The Turin Horse is now on Netflix. Now The Turin Horse is on Netflix. On Netflix now, The Turin Horse. Here is what I wrote about it for my weekly column "This Week On Demand". It's now on Netflix (US). You now have no excuse to not watch it.
Since cementing his signature style of minimal cuts, languid pacing, and monochrome photography with 1988’s Damnation, Béla Tarr has given us some of the greatest cinematic achievements of the last 25 years. He claims The Turin Horse to be his last film, his thoughts on the world now apparently all spoken. The howling winds of the film’s soundscape are as unrelenting as Tarr’s bleakness, his story that of a poor farmer…
Bela Tarr's final film 'The Turin Horse' offers a bleak picture of a father and daughter battling for basic survival. In 1889 Friedrich Nietzsche suffered a mental breakdown after protecting a horse from a brutal flogging, the story of Nietzsche's downfall is well documented, but Tarr wanted to tell the story of what happened to the horse and owner afterwards. Over 6 days we see the daughter carrying out the same mundane tasks - dressing her father, getting water from the well, cooking and eating a potato and cleaning out the stable - whilst an almost apocalyptic storm rages outside. Tarr is famous for his long shots, and apparently the film contains just 30 over its 2 and a half…
Like watching a beautiful painting dry - aesthetically pleasing but tedious to the extent of ordeal.
Ok, I let it sink in, and have decided this movie is bullshit. I appreciate "silent films", but only when there is some kind of purpose or tension beneath the silence, otherwise it is just silence. Unfortunately there is not much going on beneath the surface here. Some pretty engrossing/ gritty shots of the way the people live, but eventually, after the fourth time, the effectiveness of eating a potato with just one hand is lost. For that matter I would rather just watch something like "A Year In The Taiga". Honestly, I watched this movie because I love Nietzsche, but there was only like one monologue that kind of summoned him. The rest of the movie beat a single…
I previously saw Béla Tarr's Werckmeister Harmonies and found it extremely difficult to rate and review. I honestly couldn't decide what I thought about it. I still can't say with 100% certainty whether I liked it or not. I'm having pretty much the same issue with The Turin Horse. On one hand it's hauntingly beautiful with amazing cinematography. On the other it's a story that's uncompromisingly bleak and not easily accessible. Tarr gets his point across with the camera where you can almost feel the hardship and despair of these people. There's very little dialogue making it a very visual film, but I can imagine some will find it as boring as it is bleak. That's why I say it's…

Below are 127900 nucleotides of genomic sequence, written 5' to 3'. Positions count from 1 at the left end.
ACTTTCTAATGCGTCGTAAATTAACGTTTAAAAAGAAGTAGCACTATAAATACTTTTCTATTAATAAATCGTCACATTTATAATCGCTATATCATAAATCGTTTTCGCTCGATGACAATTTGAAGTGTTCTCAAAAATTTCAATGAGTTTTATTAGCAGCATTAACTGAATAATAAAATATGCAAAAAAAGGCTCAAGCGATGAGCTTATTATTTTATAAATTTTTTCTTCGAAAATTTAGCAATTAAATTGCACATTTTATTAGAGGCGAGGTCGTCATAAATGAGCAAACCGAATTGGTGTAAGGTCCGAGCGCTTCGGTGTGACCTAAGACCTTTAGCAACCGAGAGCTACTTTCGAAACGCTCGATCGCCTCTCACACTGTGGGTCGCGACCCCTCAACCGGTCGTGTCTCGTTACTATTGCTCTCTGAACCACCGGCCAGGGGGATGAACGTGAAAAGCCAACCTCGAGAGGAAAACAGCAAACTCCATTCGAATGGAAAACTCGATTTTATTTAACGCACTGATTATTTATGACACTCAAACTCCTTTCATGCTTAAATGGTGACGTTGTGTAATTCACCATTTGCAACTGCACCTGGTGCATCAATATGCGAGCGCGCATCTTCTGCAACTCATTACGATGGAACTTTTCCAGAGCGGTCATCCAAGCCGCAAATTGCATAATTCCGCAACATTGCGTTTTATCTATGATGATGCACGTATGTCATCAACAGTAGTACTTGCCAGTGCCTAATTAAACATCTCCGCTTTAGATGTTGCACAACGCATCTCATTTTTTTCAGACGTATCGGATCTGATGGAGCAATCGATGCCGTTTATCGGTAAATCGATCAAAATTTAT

This review reportedly contains spoilers. I can handle the truth.
Why weren't they talking to each other?
If there ever was fitting film to match Abbas Kiarostami’s quote “I don’t mind if someone falls asleep while watching a film, as long as they dream about it after” it is Belá Tarr’s most recent and apparently swan song film. It is one of the most boring, dull and sluggishly paced film that you will have watched but it has more resonance than a 8.0 earthquake. It shatters your perceptions of humanity and forces you to rebuild, or convince yourself that life isn’t totally meaningless.
The withered faces, the brush of wind, the struggle of light and the potatoes, potatoes, potatoes create monotony that Tarr’s marvellous one take shots guides through the viewers eyes, into their brain and forces…
This is the, supposed, last film of Bela Tarr. The thought of that saddens me, but I can't imagine having a better swan song than this. If he sticks to his word, and this is it, at least he left us with one more masterpiece.